Replace VICI with a half-adorable, half-annoying alien life form and you get ALF, a science fiction sitcom that ran for four seasons in the mid-80s. ALF–which stands for Alien Life Form, duh–became a TV icon of the era and appeared in video games, shirts, trading cards, and even in other shows. ALF is everywhere, but sadly not on his own show, which abruptly ended in 1990.
For the reboot, let’s pretend the atrocious TV movie Project ALF didn’t happen, and pick up from the cliffhanger finale: Was ALF captured? How long before ALF actually eats a cat? Why the name Gordon Shumway? All these need to be addressed.
Saved by the Bell
Saved by the Bell was huge in the early 90s thanks to its colorful cast of characters, some of whom remained relevant long after the original show was cancelled in 1993. Because of the show’s popularity, several spin-offs were released to follow the Bayside High School gang outside the campus halls. Saved by the Bell: Wedding in Las Vegas came out in 1994, while Saved by the Bell: The New Class ran until 2000. Why stop there? We want to know what happens to Zack, Kelly, Slater, Mr. Belding, and Screech when they face the struggles of being 40.
Are You Afraid of the Dark?
Are You Afraid of the Dark? has all the elements of an awesome teen show: a group of friends with a cool name to call themselves (The Midnight Society); a secret meeting place in the middle of the woods; horror stories; and a valuable lesson of some kind at the end. It’s like The Twilight Zone minus the nightmares. It needs a reboot because The Midnight Society members are all grown up now, which means their stories are darker and more horrific. Who wouldn’t want to watch The Tale of the 9 to 5 Job or The Tale of the Vanishing Internet Service?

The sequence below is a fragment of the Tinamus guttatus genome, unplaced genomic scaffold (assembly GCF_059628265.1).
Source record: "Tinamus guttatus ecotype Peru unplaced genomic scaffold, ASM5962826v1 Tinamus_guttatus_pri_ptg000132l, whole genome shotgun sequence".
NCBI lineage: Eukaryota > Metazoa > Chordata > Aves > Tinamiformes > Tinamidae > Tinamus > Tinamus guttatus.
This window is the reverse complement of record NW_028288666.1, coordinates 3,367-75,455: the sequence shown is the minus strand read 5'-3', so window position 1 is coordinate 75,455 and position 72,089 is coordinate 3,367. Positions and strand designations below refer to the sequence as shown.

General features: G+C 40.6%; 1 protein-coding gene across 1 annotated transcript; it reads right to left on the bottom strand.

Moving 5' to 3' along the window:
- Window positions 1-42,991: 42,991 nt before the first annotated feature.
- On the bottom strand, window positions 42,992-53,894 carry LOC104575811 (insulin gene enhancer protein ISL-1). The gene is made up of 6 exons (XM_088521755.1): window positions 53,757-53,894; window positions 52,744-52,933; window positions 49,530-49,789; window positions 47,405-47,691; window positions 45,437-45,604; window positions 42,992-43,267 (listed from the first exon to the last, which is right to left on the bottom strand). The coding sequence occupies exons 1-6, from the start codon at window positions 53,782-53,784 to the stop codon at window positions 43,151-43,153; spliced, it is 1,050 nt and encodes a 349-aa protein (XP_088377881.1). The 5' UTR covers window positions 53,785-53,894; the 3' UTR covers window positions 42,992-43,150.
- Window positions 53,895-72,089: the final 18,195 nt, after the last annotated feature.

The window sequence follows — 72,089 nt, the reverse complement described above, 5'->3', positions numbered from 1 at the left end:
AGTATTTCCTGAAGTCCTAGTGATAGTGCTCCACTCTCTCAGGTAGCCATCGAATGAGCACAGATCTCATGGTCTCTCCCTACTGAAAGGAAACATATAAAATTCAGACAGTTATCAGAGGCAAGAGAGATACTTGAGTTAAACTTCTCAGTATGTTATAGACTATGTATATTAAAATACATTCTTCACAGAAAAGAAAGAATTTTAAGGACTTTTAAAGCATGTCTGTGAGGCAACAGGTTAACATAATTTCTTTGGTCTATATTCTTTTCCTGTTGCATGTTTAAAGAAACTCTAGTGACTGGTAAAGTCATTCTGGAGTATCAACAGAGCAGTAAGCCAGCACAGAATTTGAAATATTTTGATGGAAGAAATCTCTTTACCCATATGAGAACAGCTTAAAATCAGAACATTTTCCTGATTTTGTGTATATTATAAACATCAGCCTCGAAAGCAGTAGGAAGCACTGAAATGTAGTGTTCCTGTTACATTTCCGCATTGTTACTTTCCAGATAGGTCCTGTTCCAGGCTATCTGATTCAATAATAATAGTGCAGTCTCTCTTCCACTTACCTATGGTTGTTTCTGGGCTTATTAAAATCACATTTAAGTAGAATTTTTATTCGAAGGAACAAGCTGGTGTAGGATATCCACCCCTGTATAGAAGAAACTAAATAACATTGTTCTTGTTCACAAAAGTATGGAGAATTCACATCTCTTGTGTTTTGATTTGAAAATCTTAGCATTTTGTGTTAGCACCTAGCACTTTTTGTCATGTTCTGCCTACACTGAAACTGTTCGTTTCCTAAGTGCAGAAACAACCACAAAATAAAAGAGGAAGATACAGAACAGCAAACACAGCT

If there was a TV experience in the 90s that masterfully evoked feelings of joy and anger in a span of just three minutes, it was the British game show The Crystal Maze. The objective of the game was to collect glass crystals by solving physical and mental challenges within a three-minute window. Sounds simple enough, but The Crystal Maze banked on smart puzzles and a snarky host (Richard O’Brien) who made fun of the contestants. He also randomly played the harmonica during tense moments. The Crystal Maze was TV gold and we want it back.
What other TV shows from our childhood do you think deserve a reboot? Let us know below!